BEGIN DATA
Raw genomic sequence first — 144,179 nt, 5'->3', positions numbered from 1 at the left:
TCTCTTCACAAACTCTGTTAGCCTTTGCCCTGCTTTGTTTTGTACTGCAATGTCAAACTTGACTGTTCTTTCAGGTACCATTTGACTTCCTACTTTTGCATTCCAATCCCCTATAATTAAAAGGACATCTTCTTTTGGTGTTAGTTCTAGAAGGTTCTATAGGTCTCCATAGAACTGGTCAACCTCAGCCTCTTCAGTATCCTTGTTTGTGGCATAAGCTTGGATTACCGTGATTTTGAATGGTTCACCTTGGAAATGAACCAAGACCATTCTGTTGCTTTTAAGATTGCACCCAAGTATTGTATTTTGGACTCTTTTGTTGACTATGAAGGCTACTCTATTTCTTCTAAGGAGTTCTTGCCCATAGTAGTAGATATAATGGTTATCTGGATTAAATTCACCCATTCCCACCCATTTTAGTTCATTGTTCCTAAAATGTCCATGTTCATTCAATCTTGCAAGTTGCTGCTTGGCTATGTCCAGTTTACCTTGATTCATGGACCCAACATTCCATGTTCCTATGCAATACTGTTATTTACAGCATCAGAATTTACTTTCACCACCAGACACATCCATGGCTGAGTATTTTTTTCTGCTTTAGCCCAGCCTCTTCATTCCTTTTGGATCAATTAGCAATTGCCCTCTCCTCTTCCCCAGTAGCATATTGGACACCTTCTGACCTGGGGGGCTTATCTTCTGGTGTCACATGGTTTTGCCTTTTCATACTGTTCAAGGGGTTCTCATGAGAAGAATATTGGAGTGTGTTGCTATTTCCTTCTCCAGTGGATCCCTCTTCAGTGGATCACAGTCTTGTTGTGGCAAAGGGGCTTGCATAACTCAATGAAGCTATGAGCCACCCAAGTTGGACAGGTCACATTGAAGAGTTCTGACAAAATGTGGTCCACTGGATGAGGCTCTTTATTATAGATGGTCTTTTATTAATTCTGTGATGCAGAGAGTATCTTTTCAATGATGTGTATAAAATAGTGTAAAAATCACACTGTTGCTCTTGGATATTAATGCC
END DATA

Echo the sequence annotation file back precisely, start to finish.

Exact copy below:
Raw genomic sequence first — 144,179 nt, 5'->3', positions numbered from 1 at the left:
TCTCTTCACAAACTCTGTTAGCCTTTGCCCTGCTTTGTTTTGTACTGCAATGTCAAACTTGACTGTTCTTTCAGGTACCATTTGACTTCCTACTTTTGCATTCCAATCCCCTATAATTAAAAGGACATCTTCTTTTGGTGTTAGTTCTAGAAGGTTCTATAGGTCTCCATAGAACTGGTCAACCTCAGCCTCTTCAGTATCCTTGTTTGTGGCATAAGCTTGGATTACCGTGATTTTGAATGGTTCACCTTGGAAATGAACCAAGACCATTCTGTTGCTTTTAAGATTGCACCCAAGTATTGTATTTTGGACTCTTTTGTTGACTATGAAGGCTACTCTATTTCTTCTAAGGAGTTCTTGCCCATAGTAGTAGATATAATGGTTATCTGGATTAAATTCACCCATTCCCACCCATTTTAGTTCATTGTTCCTAAAATGTCCATGTTCATTCAATCTTGCAAGTTGCTGCTTGGCTATGTCCAGTTTACCTTGATTCATGGACCCAACATTCCATGTTCCTATGCAATACTGTTATTTACAGCATCAGAATTTACTTTCACCACCAGACACATCCATGGCTGAGTATTTTTTTCTGCTTTAGCCCAGCCTCTTCATTCCTTTTGGATCAATTAGCAATTGCCCTCTCCTCTTCCCCAGTAGCATATTGGACACCTTCTGACCTGGGGGGCTTATCTTCTGGTGTCACATGGTTTTGCCTTTTCATACTGTTCAAGGGGTTCTCATGAGAAGAATATTGGAGTGTGTTGCTATTTCCTTCTCCAGTGGATCCCTCTTCAGTGGATCACAGTCTTGTTGTGGCAAAGGGGCTTGCATAACTCAATGAAGCTATGAGCCACCCAAGTTGGACAGGTCACATTGAAGAGTTCTGACAAAATGTGGTCCACTGGATGAGGCTCTTTATTATAGATGGTCTTTTATTAATTCTGTGATGCAGAGAGTATCTTTTCAATGATGTGTATAAAATAGTGTAAAAATCACACTGTTGCTCTTGGATATTAATGCC